Applied Research
An attempt to develop new or improved products.
Consumer Product Safety Commission
A federal agency established to protect the health and safety of consumers in and around their homes
Food and Drug Administration
A federal agency charged with enforcing regulations against selling and distributing adulterated, misbranded, or hazardous food and drug products.
Federal Trade Commission
A federal agency empowered to prevent persons or corporations from using unfair methods of competition in commerce.
Production Concept
Consumers favor products that are available and highly affordable
Improve production and distribution
Product Concept
Consumers favor products that offer the most quality, performance, and innovative features
Selling Concept
Consumers will buy products only if the company promotes/ sells this product(s)
Marketing Concept
Focuses on needs/ wants of target markets and delivering satisfaction better than competitors
Societal Marketing Concept
Focuses on needs/ wants of target markets and delivering superior value
Society’s well-being
Current Customers
How, Where, What, and When they buy
Decision Drivers
Cost, quality, performance, assortment, etc.
Valuable Customers
20/80, Loyalty, retention
Competition offers threats and opportunities to capture business
a strongly held and enduring belief, and they are determinants of what is important and not important. INFLUENCE BUYING HABITS.
Social Factors
Values, Time pressure, component lifestyles, changing roles of women
Demographic Factors
Age, race, ethnicity, location
Demographics affect buyer behavior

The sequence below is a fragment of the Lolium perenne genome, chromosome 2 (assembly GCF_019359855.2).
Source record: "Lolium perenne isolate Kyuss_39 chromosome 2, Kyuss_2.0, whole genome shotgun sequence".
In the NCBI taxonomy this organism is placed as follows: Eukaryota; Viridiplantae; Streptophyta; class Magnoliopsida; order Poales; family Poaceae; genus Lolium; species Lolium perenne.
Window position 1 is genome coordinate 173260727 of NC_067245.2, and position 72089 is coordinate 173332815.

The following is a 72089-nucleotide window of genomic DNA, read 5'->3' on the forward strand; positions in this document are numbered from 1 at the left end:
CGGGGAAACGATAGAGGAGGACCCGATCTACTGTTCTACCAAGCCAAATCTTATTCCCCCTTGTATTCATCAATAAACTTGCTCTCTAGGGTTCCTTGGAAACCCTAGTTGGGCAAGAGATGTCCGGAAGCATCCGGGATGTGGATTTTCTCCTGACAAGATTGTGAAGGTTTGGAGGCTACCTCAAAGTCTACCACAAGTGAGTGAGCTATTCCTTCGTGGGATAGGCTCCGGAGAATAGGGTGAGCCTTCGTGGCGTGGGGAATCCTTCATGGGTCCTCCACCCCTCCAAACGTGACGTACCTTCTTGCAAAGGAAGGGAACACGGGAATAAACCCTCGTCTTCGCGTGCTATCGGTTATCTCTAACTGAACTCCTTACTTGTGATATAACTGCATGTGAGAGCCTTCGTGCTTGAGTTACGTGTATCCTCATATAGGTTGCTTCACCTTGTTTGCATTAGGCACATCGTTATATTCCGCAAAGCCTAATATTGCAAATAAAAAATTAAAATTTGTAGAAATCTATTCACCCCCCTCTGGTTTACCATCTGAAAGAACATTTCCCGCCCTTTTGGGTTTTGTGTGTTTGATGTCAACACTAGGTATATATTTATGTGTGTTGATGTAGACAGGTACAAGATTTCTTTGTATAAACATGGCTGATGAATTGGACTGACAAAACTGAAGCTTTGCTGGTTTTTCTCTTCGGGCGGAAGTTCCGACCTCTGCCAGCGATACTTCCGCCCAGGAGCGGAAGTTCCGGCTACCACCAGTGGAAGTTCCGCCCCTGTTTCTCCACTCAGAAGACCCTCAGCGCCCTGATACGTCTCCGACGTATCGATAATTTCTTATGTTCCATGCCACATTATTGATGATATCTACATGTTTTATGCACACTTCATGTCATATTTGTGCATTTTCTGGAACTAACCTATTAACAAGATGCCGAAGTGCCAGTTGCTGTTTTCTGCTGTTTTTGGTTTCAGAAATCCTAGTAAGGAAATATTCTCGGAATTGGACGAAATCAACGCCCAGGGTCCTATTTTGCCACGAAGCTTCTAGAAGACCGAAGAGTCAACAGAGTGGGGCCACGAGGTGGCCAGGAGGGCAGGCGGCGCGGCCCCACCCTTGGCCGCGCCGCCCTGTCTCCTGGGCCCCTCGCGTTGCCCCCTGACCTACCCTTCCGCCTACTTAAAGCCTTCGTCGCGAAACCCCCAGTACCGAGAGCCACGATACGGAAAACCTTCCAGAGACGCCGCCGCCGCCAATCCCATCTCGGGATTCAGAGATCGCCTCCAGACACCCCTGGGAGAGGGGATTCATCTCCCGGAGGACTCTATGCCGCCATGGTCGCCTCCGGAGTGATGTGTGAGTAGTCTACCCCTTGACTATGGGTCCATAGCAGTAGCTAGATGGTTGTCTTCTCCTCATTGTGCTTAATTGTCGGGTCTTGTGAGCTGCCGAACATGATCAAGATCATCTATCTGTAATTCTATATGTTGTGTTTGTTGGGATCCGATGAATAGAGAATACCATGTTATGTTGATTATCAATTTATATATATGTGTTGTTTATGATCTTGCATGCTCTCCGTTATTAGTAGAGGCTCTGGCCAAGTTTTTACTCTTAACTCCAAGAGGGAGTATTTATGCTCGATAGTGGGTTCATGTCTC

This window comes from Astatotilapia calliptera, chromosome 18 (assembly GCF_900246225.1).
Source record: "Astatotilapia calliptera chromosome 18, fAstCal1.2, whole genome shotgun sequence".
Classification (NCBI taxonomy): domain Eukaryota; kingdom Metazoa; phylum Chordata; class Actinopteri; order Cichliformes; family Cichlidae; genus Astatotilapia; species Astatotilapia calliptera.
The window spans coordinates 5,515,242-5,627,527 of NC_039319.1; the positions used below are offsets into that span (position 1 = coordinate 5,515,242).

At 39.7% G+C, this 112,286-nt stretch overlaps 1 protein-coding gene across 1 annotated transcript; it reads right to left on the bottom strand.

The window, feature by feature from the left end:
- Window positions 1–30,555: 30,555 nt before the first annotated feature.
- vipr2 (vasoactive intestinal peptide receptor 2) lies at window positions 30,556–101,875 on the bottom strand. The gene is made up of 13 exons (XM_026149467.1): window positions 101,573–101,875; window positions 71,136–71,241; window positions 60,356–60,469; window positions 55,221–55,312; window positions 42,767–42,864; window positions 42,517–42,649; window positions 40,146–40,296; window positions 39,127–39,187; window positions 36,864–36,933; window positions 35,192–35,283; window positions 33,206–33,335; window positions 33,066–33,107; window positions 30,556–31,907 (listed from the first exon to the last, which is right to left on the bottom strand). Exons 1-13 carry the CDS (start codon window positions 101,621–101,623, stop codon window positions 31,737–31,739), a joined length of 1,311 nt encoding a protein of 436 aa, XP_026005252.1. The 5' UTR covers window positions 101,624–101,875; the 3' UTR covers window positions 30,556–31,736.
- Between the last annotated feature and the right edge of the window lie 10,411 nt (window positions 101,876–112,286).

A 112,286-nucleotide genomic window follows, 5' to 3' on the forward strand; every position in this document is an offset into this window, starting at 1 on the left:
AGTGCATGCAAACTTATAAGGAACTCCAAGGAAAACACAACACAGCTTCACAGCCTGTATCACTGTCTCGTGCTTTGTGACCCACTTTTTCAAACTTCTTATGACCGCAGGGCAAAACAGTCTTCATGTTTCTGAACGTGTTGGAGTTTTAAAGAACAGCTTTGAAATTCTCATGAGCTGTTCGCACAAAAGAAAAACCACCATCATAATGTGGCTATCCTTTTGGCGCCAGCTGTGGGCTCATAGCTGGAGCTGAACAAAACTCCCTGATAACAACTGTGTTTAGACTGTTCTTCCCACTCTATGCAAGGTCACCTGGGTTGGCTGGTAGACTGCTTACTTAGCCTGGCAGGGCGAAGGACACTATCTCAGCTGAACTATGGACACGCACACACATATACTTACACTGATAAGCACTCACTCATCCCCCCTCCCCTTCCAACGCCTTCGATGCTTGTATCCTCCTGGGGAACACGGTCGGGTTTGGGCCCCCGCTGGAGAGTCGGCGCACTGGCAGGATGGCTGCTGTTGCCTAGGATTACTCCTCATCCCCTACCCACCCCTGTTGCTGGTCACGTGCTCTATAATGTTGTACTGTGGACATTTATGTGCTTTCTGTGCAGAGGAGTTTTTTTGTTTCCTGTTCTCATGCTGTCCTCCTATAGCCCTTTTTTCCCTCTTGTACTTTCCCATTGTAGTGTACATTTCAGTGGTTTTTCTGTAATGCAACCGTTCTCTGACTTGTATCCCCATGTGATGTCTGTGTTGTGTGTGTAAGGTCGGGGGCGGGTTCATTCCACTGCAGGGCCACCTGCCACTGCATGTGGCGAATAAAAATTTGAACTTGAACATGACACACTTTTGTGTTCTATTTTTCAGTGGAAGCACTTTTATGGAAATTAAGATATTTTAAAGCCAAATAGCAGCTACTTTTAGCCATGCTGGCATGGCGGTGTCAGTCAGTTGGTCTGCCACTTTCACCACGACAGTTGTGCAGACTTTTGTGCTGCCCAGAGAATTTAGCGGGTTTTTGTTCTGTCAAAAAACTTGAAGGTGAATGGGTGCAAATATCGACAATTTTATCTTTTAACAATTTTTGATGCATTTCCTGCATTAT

Predicts what they will buy
Ages 8 to 12
population more than 20 million
access to information and sophistication well beyond their years and purchasing power to match
They want their own look, does not reflect parents
25 million
Very electronic- spend roughly 72 hrs plugged in (TV, Social Media, etc.)
Real friends
Make product modern and convenient
Involve in promotions- experience, interactive contests, provide ideas
Shopping has become social sport online and/or at the mall.
Generation Y
People born between 1979 and 1994
75 million
impatient, family orientated, relatively stable childhood
inquisitive, tech savvy, encouraged to share opinions, ethnically diverse, time managers, street smart, much more aware of the world around them
shop less and buy more per trip
they want fulfillment, multitaskers
Generation X
People born between 1965 and 1978
40 million
Latchkey kids- dual career, divorced
Independent, resilient, cautious and skeptical- savvy consumers
more protective and involved with kids
home ownership is important goal
avid buyers of latest clothes, technology, recreational products
want honesty from retailers or they will loose gen x consumer, communication is key
they want communication on a personal level, don’t want to be grouped
Baby Boomers
People born between 1946 and 1964
75 million
Average life expectancy at all time high
typically reach spending peak at age 54
Postponing retirement
socially conscious, productive
spending cuts by boomers have left upscale retailers scrambling
Happy and confident group that looks forward to future
heavily involved in word of mouth promotion
trailblazers- challenged status quo
don’t need to be reminded of how old they’re getting
link brands with major life event
skeptical of empty promises due to tv ads
Greatest Generation
Grew up during great depression
generation before baby boomers
often prefer products from their native country
very brand loyal
often not aware of mainstream US brands, if native country brand unavailable they’ll choose brands that reflect their native culture and values
Technological Factors
Faster pace and lower costs
-Computer chips and Internet
High Research and Development Budget (10-20%)
– Basic Research (US) vs. Applied Research
Promote Innovation — Competitiveness
-Ideas from web, firms use teams of writers with
diverse perspective to create complex scenarios